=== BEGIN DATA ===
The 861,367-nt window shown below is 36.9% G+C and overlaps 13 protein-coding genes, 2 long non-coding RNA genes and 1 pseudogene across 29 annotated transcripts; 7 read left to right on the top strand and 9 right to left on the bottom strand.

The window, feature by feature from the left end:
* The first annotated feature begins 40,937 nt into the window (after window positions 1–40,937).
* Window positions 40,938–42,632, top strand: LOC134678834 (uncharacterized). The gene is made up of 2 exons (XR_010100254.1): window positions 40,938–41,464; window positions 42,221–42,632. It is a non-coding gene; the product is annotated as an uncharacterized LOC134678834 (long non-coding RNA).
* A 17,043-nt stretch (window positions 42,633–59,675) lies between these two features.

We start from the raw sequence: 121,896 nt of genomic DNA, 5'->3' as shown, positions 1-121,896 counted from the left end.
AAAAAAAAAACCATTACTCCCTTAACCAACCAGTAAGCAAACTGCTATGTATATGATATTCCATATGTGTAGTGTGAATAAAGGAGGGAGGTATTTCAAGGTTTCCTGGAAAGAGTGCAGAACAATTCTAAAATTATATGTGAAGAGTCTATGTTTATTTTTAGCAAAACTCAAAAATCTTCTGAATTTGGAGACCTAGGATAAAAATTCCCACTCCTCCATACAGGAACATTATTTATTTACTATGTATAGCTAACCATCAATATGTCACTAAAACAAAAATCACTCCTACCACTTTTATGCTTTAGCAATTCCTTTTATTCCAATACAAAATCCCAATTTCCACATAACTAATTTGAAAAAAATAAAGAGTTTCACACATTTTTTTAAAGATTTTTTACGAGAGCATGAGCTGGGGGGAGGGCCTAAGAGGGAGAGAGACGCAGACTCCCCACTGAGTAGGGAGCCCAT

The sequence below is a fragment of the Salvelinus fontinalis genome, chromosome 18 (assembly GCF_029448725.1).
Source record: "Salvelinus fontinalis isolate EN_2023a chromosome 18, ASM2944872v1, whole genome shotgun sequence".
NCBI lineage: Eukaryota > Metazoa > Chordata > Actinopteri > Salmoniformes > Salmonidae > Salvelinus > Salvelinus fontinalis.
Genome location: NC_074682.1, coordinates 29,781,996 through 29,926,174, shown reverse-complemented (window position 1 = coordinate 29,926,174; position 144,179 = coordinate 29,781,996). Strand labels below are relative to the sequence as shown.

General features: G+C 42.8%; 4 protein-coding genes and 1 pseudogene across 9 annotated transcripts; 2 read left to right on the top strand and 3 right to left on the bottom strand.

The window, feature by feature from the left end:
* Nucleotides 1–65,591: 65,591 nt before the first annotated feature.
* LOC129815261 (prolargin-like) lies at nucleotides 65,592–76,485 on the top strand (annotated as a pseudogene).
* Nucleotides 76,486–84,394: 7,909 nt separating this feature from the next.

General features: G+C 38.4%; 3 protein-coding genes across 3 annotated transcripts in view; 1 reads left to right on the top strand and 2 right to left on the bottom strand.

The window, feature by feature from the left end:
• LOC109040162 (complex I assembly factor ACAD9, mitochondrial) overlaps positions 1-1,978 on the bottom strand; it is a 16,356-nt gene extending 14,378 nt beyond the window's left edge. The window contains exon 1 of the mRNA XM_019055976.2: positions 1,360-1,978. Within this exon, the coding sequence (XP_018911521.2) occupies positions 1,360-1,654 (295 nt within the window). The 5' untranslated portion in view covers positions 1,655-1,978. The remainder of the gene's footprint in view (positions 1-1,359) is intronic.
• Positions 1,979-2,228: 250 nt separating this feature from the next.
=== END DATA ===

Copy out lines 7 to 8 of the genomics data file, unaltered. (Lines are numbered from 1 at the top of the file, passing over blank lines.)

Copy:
AAAAAAAAAACCATTACTCCCTTAACCAACCAGTAAGCAAACTGCTATGTATATGATATTCCATATGTGTAGTGTGAATAAAGGAGGGAGGTATTTCAAGGTTTCCTGGAAAGAGTGCAGAACAATTCTAAAATTATATGTGAAGAGTCTATGTTTATTTTTAGCAAAACTCAAAAATCTTCTGAATTTGGAGACCTAGGATAAAAATTCCCACTCCTCCATACAGGAACATTATTTATTTACTATGTATAGCTAACCATCAATATGTCACTAAAACAAAAATCACTCCTACCACTTTTATGCTTTAGCAATTCCTTTTATTCCAATACAAAATCCCAATTTCCACATAACTAATTTGAAAAAAATAAAGAGTTTCACACATTTTTTTAAAGATTTTTTACGAGAGCATGAGCTGGGGGGAGGGCCTAAGAGGGAGAGAGACGCAGACTCCCCACTGAGTAGGGAGCCCAT

The sequence below is a fragment of the Salvelinus fontinalis genome, chromosome 18 (assembly GCF_029448725.1).